The importance of sticking with your MS treatment

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From Kathleen Costello, MS, as told by Rachel Reiff Ellis

Drugs don’t work for people who don’t take them. It sounds oversimplified, but it’s true. And it’s not an MS-specific problem – it’s a challenge in any ongoing condition. The World Health Organization has estimated that only 50% of people with an ongoing illness continue on long-term therapy. This translates into hundreds of billions of dollars in additional healthcare costs each year.

If you don’t stick to your treatment for MS, there’s a chance the disease will continue unchecked. This means your immune system can continue to cause inflammation and damage in your central nervous system. And “Time is Brain”: if there is damage, it may be permanent – you may not get that feature back.

Research has consistently shown that disease-modifying MS drugs limit new clinical activity or flare-ups. They also slow progression and reduce the extent of new damage in the central nervous system. In short, not treating your condition can result in higher disease activity.

Studies show that the main reason people with MS don’t stick to their medication is that they simply forget to take it. There is a lot going on in life that can affect your ability to stick to your treatment.

Aside from remembering to take your medication, it’s important to believe that it will help you. A number of recent studies have shown that this buy-in is crucial. If you believe it will be effective, it motivates you to stick with it.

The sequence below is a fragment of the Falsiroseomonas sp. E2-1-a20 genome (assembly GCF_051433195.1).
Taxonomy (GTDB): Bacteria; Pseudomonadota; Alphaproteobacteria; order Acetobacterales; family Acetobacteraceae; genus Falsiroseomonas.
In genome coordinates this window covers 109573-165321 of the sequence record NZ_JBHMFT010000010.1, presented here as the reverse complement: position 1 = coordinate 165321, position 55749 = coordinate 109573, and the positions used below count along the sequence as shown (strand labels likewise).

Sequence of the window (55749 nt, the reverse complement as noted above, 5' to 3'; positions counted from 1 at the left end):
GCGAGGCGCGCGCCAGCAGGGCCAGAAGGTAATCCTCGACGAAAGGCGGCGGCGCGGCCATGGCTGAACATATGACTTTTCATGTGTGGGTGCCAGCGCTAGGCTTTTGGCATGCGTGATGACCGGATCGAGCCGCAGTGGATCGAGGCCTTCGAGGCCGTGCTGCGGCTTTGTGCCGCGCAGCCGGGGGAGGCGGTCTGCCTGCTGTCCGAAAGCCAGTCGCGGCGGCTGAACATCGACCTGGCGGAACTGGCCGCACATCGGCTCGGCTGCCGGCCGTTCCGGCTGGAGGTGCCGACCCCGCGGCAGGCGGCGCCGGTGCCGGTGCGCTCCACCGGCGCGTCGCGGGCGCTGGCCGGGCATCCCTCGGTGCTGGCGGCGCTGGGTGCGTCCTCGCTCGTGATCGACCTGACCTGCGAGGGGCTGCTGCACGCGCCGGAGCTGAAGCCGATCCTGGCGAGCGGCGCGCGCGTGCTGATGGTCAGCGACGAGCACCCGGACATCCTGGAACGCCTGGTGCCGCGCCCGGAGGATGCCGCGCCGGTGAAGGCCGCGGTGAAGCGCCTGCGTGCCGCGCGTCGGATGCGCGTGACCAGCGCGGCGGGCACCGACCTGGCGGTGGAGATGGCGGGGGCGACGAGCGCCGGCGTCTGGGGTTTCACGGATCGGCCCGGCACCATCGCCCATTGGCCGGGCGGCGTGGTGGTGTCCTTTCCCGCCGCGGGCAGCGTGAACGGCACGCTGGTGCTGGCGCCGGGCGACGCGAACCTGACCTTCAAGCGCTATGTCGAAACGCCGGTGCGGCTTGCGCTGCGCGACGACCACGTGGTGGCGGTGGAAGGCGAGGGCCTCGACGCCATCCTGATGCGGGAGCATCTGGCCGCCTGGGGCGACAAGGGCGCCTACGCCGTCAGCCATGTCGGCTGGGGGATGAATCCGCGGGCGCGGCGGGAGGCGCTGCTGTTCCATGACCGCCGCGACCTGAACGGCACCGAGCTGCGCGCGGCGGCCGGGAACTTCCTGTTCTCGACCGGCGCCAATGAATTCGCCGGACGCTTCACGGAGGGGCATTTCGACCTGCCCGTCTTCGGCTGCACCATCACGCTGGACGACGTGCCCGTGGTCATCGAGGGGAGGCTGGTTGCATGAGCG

Other things that can affect your ability to take your medicine are side effects and costs. What is the actual out of pocket amount? Is it too much to manage? Sometimes the cost of medicines causes people to either ration their medicines or not take them at all.

You may also struggle if you don’t keep up with other types of MS treatment, such as physical or occupational therapy. These can help you get stronger and have better endurance, mobility, and flexibility. And regular physical activity can help support mental health and reduce fatigue. But if you don’t do these things consistently, you won’t reap the full benefits.

There have probably been more than 40,000 articles written on the subject of people following or not following their treatment plans. One thing we found is that proactive follow-up from vendors is helpful in getting people to start and continue with this. Results are better when providers simply check in and ask questions like, “Are you missing a dose of your medication?” or “Are you having any side effects?” If yes, which ones are they?

It’s also important that you and your provider work together. It is our job as a provider to explain the benefits of your medicine to you, as well as any side effects and risks, and to make sure you understand them. At the same time, it is important for us to understand what is important to you and what your concerns might be. Then this information can be used to make a joint decision. When we have common goals and a shared decision-making process, we have the best chance of success.

There are also practical things you can do to help you stay the course. Set reminders on your phone to let you know when it’s time for your medication. Engage loved ones to help you, but don’t nag you. Have them check in to ask if you took it. If not, what can they do to help you remember? The best way to stick to your plan is to address these things before they happen.

Most importantly, take responsibility for your health. Make sure you understand why your treatments are important. Don’t be afraid to voice your concerns before you begin. Putting you in the driver’s seat is probably the most important thing we can do as a provider to help you maintain your therapy and manage your MS.



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